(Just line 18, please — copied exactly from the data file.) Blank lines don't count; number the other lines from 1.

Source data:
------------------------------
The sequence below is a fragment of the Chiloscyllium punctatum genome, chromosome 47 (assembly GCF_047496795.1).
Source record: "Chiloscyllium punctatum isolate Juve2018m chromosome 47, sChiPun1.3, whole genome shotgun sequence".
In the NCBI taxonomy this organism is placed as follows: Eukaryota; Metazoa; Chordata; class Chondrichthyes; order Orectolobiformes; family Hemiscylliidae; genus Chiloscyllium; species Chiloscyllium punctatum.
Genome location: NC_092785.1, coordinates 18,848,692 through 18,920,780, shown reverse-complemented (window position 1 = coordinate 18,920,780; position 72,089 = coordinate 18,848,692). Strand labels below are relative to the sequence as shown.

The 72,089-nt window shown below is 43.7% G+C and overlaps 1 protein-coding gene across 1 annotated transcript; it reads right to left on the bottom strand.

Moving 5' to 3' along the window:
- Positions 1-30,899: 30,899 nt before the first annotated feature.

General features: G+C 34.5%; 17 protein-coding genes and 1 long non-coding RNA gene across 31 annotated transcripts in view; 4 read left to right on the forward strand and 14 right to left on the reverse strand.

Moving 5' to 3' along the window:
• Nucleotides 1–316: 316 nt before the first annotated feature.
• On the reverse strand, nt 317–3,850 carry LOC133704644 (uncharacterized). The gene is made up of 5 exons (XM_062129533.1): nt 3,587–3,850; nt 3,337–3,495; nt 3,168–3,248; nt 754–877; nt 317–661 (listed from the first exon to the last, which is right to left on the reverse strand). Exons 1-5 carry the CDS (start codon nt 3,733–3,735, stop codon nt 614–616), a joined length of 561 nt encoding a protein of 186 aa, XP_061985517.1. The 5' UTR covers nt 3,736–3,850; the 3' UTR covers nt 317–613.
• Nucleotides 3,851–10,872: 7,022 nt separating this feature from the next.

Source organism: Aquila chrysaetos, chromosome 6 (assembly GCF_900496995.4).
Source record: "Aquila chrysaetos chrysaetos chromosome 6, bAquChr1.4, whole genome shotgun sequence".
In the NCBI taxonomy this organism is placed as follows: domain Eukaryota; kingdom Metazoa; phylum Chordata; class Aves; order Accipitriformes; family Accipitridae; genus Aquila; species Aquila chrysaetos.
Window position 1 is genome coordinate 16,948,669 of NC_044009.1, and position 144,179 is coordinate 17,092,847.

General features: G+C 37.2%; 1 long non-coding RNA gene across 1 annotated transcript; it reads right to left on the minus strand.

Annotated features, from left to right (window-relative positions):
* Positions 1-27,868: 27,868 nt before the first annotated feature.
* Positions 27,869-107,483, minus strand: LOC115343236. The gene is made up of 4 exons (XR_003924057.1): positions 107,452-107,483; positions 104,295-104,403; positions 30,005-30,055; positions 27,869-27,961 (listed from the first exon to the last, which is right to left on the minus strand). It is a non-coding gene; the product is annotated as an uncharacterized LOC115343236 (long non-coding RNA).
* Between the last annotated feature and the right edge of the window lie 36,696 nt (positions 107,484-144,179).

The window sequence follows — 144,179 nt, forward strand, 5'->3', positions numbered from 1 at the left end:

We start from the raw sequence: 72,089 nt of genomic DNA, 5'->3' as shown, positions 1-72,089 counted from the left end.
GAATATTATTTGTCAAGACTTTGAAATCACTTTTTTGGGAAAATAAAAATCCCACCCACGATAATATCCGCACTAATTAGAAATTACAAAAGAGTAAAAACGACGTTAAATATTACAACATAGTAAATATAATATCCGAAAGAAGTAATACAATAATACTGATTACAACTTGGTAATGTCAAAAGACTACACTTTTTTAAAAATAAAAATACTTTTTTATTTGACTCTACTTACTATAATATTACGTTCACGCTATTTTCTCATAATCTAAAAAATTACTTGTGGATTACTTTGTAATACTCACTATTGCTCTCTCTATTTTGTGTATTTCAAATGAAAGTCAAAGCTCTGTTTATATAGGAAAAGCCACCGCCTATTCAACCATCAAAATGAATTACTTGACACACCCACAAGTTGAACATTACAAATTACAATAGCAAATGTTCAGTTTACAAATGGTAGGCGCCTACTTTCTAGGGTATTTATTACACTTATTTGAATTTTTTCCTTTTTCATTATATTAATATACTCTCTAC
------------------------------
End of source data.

Annotated features, from left to right (window-relative positions):